Nearing 10:00pm, Holmes pondered how much time they had left to play one or two more songs, and walked offstage and out of sight, “to find out.” He was gone for about 30 seconds, and came back sans jacket, guns a-blazin’ under a shimmery black-bronze tank top that well showed off his fitness level. They played ‘Standing In The Dark,’ leaving the big hits for the end of the show. By this time I was well aware I had missed three or four songs at the beginning of the first set, knew that no song except ‘Not in Love’ had been repeated from the first set, and yet I’d not yet heard the massive hit ‘Crying Over You.’ Was that in the first chunk of the earlier set?? Who plays their biggest hit at the beginning of a show?! Now Holmes began to introduce their last song of the evening by saying it was another obscure one that they don’t play often, and apologized but, “you can’t know every song we play.” Silence for a few moments while they composed themselves and then… ‘Crying Over You!’ What a ruse! The crowd went utterly bananas. It was a fitting end to the set.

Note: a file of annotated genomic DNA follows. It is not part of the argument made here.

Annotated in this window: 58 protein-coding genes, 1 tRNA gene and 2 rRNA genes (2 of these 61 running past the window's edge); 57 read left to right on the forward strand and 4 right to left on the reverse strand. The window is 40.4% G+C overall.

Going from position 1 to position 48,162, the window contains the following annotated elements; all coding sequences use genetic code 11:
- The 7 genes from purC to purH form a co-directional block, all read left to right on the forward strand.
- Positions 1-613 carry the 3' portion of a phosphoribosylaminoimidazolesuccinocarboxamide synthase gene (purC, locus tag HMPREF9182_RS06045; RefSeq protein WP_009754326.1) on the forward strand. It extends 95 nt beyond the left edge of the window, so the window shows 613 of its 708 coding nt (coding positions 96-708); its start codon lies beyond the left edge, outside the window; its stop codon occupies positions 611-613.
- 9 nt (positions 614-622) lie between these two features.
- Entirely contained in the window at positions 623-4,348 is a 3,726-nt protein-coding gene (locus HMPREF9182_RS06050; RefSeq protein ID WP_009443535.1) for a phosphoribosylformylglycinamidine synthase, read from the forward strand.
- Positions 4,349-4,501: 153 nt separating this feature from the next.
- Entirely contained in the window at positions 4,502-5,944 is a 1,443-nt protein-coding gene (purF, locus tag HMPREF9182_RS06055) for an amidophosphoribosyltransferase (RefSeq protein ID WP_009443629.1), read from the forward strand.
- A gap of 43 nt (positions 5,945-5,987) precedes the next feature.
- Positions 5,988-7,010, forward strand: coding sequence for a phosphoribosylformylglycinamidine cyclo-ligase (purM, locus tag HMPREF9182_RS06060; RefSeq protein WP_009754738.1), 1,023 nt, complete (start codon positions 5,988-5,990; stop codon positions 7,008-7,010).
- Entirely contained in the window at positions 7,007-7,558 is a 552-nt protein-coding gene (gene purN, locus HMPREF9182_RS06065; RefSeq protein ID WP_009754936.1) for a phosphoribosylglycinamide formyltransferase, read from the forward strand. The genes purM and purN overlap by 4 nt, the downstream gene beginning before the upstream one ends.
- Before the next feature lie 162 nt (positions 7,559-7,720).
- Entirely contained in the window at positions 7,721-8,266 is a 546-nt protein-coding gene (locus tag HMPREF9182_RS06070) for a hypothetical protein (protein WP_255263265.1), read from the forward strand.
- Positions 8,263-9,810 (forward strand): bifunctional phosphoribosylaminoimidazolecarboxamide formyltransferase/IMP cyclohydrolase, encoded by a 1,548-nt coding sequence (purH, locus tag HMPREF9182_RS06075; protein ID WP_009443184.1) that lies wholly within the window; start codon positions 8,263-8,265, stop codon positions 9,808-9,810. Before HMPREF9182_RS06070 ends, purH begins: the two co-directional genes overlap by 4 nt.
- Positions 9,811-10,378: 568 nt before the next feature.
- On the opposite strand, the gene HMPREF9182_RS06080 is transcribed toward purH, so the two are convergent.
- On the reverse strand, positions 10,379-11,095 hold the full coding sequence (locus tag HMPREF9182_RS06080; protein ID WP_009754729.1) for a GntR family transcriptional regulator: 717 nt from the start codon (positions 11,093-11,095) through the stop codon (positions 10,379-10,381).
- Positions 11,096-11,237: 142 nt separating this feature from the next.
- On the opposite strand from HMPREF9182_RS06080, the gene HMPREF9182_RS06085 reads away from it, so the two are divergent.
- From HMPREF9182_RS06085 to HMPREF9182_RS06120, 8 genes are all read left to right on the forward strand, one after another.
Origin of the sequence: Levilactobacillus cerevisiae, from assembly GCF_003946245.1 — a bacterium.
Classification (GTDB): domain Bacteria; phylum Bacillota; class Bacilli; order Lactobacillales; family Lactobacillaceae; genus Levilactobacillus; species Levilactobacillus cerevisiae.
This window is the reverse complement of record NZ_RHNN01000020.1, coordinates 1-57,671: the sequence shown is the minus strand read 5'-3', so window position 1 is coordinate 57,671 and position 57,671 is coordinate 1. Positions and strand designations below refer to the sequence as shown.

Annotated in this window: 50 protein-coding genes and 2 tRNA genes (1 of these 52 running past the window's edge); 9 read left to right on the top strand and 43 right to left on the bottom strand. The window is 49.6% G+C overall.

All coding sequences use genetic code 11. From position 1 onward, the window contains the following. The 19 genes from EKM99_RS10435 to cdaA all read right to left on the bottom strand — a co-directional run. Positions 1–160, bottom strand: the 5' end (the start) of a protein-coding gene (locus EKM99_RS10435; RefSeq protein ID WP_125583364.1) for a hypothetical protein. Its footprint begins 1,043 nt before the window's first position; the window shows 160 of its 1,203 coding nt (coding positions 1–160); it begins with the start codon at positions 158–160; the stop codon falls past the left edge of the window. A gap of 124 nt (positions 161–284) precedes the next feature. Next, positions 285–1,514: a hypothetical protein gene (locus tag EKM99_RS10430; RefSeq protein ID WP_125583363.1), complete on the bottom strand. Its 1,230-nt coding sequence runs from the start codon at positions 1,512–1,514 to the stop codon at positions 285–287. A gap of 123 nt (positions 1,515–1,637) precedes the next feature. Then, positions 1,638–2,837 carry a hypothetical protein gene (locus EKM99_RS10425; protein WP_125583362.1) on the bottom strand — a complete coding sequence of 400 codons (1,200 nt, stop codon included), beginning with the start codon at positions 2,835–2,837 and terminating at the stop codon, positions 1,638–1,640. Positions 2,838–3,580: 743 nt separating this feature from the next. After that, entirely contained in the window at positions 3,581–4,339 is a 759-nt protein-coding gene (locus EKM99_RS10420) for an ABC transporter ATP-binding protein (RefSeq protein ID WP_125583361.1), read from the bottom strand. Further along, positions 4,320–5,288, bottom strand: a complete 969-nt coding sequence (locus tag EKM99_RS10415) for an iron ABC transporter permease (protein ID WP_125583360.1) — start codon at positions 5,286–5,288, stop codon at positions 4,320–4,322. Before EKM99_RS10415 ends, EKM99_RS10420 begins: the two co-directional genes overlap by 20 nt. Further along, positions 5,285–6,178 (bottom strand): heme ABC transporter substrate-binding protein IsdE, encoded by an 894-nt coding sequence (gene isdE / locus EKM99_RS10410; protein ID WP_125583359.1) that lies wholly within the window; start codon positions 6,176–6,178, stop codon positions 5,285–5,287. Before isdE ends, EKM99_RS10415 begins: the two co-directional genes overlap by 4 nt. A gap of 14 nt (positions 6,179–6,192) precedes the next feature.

They really did kick out an awesome show. They certainly aren’t hard to find playing around these days, and it’s well worth it to seek them out. They have a blast, they bring back some memories, they make some new ones, and they’ll let you dance.